For the most part, the genre of boxing documentaries has largely focused on the big fights and the pugilists with the most personality, and you could be forgiven for making a similar assumption about “Champs” on first glance. Legendary boxers Mike Tyson, Evander Holyfield, and Bernard Hopkins take center stage in the film, but the story being told isn’t one you’re likely expecting. Joining the boxers are sports writers, professors, trainers and more, for a look at the sport through a sociological lens, one that sees the pursuit of boxing as the journey to the American Dream, and everything good and bad that comes with the system both inside and outside the ring, which is far from perfect. Less about what it takes to win a title belt, “Champs” examines what it means to be a man in a sport that often views the competitors as animals.
What unites the trio of fighters whom the documentary revolves around, are the dire circumstances of their upbringings. All were born into poverty. Tyson and Hopkins had trouble with the law early on, while Holyfield had to learn from a young age that life doesn’t always deal you a fair hand. And their narrative is one familiar to many of the greatest champions in history who have come into the ring, many of whom literally punched their way towards a better life, with a select few reaching the highest levels of boxing. But what awaits them when they get there? Fame, fortune and celebrity undoubtedly… and many would assume that this is the American Dream realized, but unequipped to handle the pressures that come with it, particularly in a sport where you can enter the ring a champion and exit it a former champion in the flash of eye, this can leave even those greatest champions of the sport vulnerable financially and emotionally.
What emerges over the course of ninety minutes is an increasingly complex portrait of the sport that strikes a nice balance of being both celebratory and critical. Tracking the rise of each fighter, “Champs” underscores the incredible skill, talent and fortitude each had on their way to the top, but also never shies away from pointing out the systemic failures that let them down. Tyson, who at his height transformed the entire sport and made it one of the most popular entertainments in the country, was surrounded by people who didn’t have his best interest in mind, and were only concerned about the money he could make them. For Holyfield, it was the press who underestimated him and his own stubbornness to keep fighting even at an age where it wasn’t advisable. But perhaps most of all, even after decades and hundreds of millions of dollars spent around the world on major events, it’s the sport itself that leaves boxers still fighting long after their careers are over.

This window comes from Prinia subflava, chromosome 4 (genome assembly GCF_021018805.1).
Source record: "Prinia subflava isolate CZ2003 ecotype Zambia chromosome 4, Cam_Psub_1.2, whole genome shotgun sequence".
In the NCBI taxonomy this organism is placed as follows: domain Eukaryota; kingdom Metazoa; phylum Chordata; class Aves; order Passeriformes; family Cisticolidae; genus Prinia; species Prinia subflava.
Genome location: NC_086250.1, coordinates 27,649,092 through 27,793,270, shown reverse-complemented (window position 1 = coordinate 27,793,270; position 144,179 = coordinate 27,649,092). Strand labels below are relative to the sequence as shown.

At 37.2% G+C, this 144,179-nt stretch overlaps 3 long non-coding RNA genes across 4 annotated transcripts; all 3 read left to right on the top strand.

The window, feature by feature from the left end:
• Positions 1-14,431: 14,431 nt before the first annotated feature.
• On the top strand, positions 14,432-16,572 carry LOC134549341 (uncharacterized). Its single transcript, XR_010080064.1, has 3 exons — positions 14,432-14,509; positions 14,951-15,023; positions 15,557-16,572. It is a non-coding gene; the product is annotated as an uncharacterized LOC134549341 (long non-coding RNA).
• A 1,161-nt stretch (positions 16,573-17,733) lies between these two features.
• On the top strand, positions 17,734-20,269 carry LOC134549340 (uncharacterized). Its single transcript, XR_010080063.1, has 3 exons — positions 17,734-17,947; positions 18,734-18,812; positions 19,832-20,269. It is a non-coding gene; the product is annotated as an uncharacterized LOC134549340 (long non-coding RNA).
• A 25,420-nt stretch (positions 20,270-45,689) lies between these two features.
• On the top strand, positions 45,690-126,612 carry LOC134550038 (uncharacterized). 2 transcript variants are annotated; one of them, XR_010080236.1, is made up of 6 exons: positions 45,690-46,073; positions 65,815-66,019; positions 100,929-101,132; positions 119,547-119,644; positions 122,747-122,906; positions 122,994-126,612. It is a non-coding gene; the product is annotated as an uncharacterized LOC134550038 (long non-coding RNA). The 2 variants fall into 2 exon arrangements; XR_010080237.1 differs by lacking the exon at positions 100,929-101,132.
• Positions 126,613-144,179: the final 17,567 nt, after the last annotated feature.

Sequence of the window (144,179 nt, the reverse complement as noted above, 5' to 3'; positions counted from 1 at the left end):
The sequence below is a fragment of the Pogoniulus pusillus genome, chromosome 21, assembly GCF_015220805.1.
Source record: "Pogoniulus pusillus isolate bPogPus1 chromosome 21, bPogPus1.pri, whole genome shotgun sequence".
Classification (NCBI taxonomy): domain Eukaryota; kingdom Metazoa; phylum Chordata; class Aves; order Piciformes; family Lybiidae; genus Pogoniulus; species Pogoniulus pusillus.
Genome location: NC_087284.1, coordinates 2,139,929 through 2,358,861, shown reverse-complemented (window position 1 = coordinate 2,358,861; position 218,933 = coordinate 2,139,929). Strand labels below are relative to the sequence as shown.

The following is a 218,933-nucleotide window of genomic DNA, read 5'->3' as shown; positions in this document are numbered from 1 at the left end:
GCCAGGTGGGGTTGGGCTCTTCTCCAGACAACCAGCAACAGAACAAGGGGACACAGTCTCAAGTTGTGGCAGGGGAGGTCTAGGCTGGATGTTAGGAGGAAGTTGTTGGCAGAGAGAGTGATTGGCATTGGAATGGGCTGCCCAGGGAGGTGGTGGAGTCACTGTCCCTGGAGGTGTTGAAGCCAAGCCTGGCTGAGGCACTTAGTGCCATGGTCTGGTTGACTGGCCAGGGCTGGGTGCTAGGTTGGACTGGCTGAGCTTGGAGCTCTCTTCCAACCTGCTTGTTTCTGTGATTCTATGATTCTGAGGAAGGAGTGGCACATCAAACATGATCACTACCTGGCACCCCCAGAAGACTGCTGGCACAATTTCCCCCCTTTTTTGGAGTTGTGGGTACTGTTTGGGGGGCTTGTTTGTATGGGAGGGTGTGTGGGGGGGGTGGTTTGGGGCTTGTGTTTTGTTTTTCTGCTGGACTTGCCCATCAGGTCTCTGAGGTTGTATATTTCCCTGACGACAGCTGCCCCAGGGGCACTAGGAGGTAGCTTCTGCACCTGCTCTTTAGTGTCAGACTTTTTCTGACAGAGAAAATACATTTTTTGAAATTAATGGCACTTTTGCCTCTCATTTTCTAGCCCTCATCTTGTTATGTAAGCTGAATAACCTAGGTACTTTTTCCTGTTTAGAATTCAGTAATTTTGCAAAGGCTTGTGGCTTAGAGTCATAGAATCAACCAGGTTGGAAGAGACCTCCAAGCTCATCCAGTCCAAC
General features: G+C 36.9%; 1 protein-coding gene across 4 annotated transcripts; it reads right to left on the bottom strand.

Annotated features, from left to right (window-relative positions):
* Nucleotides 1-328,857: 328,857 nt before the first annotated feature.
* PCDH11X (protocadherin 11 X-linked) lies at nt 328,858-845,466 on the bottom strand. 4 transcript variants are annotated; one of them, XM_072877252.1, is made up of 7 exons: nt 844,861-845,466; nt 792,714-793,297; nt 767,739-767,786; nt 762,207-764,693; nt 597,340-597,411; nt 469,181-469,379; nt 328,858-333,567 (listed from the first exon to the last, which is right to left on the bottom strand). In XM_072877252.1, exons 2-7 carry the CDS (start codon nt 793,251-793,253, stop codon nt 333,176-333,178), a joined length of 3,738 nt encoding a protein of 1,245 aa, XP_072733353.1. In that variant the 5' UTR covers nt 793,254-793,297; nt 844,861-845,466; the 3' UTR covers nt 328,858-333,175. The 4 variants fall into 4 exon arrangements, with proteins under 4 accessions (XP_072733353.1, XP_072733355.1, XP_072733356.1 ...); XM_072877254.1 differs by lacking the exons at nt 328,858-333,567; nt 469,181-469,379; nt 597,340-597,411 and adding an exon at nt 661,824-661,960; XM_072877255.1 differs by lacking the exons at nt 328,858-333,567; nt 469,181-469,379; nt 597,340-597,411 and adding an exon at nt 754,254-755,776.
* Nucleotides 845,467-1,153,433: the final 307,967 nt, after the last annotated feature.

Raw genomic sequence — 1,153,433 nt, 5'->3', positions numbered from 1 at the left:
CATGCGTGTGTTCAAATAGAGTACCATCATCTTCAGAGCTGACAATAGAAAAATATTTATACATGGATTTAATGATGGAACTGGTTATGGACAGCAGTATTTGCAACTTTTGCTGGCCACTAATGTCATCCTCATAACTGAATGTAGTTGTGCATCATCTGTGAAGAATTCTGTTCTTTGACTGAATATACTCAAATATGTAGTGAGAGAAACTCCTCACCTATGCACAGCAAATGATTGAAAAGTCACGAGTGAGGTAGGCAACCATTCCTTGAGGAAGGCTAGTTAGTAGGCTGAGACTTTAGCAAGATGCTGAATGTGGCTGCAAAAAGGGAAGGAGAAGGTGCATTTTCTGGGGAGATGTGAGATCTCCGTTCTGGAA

As “Champs” makes clear, while other major sporting organizations have unions, rules and regulations to protect players, with resources to advise them as well, boxing has nothing in place to support the very athletes whose literal blood and sweat power the profession. The average salary for a boxer, after paying their managers, trainers and more, is a mere $32,000, compared with hundreds of thousands for other pro sports. Moreover, there are no structures in place to monitor or protect boxers medically, even though it is one of the most punishing sports physically, with 90% of boxers having sustained brain injuries at one time or another. While we live in a society where anyone is free to make the decision to box, as “Champs” underscores, that doesn’t mean we can’t act with some respect and understanding toward what these individuals are risking for the benefit of a large network of businesses and organizations that will never have to face or feel an uppercut.
Director Bert Marcus makes an assured debut, made particularly more impressive given he’s juggling a few different formats. While “Champs” utilizes the standard talking head interview framework, it deftly weaves in re-enactments — that at times are much more beautifully shot than how that kind of material is usually treated — in addition to a wealth of archival footage. Perhaps most of all, while the director has no shortage of famous people showing up — Mark Wahlberg, Denzel Washington, Ron Howard, Spike Lee, Mary J. Blige, 50 Cent — their contributions are carefully and tastefully selected, with Marcus largely ceding to the more knowledgeable and less flashy experts, who are the ones that truly contribute the context to make “Champs” as insightful as it is.
There are likely more definitive books or documentaries about these boxers, but you’re not likely to find a documentary about the sport taken from this unique perspective. Even if you’re not a fan of boxing, “Champs” is a compelling look at the society from which many fighters emerge, the industry that promotes them, and the people on all levels who often let them down. It’s a fair and fascinating assessment of a sport that, especially with the rise in popularity of UFC fighting, is trying to remain relevant. A re-emergence is likely not far away, but if boxing is to become the powerhouse event it once was, “Champs” firmly argues it has to fix itself first. [B+]
This is a reprint of our review from the 2014 Tribeca Film Festival.